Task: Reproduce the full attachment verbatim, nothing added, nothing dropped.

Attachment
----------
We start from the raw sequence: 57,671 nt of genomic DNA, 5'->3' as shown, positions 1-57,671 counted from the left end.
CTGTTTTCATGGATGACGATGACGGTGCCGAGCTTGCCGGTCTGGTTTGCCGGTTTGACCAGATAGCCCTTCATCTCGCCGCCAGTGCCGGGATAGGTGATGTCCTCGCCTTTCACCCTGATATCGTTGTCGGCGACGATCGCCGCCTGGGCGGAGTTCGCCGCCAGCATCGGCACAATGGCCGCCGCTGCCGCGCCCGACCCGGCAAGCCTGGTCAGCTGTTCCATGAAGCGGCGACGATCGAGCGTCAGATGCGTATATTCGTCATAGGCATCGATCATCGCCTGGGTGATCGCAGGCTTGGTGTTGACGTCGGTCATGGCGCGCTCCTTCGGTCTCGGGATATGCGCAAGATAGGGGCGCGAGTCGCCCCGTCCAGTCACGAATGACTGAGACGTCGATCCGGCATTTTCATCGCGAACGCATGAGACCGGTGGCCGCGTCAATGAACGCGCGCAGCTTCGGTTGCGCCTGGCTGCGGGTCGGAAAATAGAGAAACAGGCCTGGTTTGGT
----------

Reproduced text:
We start from the raw sequence: 57,671 nt of genomic DNA, 5'->3' as shown, positions 1-57,671 counted from the left end.
CTGTTTTCATGGATGACGATGACGGTGCCGAGCTTGCCGGTCTGGTTTGCCGGTTTGACCAGATAGCCCTTCATCTCGCCGCCAGTGCCGGGATAGGTGATGTCCTCGCCTTTCACCCTGATATCGTTGTCGGCGACGATCGCCGCCTGGGCGGAGTTCGCCGCCAGCATCGGCACAATGGCCGCCGCTGCCGCGCCCGACCCGGCAAGCCTGGTCAGCTGTTCCATGAAGCGGCGACGATCGAGCGTCAGATGCGTATATTCGTCATAGGCATCGATCATCGCCTGGGTGATCGCAGGCTTGGTGTTGACGTCGGTCATGGCGCGCTCCTTCGGTCTCGGGATATGCGCAAGATAGGGGCGCGAGTCGCCCCGTCCAGTCACGAATGACTGAGACGTCGATCCGGCATTTTCATCGCGAACGCATGAGACCGGTGGCCGCGTCAATGAACGCGCGCAGCTTCGGTTGCGCCTGGCTGCGGGTCGGAAAATAGAGAAACAGGCCTGGTTTGGT